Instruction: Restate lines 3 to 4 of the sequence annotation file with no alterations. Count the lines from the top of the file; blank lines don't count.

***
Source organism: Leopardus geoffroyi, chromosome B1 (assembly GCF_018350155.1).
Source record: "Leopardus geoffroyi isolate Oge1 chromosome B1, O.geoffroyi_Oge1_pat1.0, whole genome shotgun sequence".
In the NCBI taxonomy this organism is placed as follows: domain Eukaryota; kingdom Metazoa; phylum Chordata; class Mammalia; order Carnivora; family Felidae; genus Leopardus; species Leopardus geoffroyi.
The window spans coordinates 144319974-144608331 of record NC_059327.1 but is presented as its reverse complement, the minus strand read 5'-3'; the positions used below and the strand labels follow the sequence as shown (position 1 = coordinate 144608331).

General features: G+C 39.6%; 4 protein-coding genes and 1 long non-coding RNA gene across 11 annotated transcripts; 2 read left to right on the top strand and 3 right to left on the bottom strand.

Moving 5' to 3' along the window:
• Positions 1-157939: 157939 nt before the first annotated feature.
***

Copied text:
In the NCBI taxonomy this organism is placed as follows: domain Eukaryota; kingdom Metazoa; phylum Chordata; class Mammalia; order Carnivora; family Felidae; genus Leopardus; species Leopardus geoffroyi.
The window spans coordinates 144319974-144608331 of record NC_059327.1 but is presented as its reverse complement, the minus strand read 5'-3'; the positions used below and the strand labels follow the sequence as shown (position 1 = coordinate 144608331).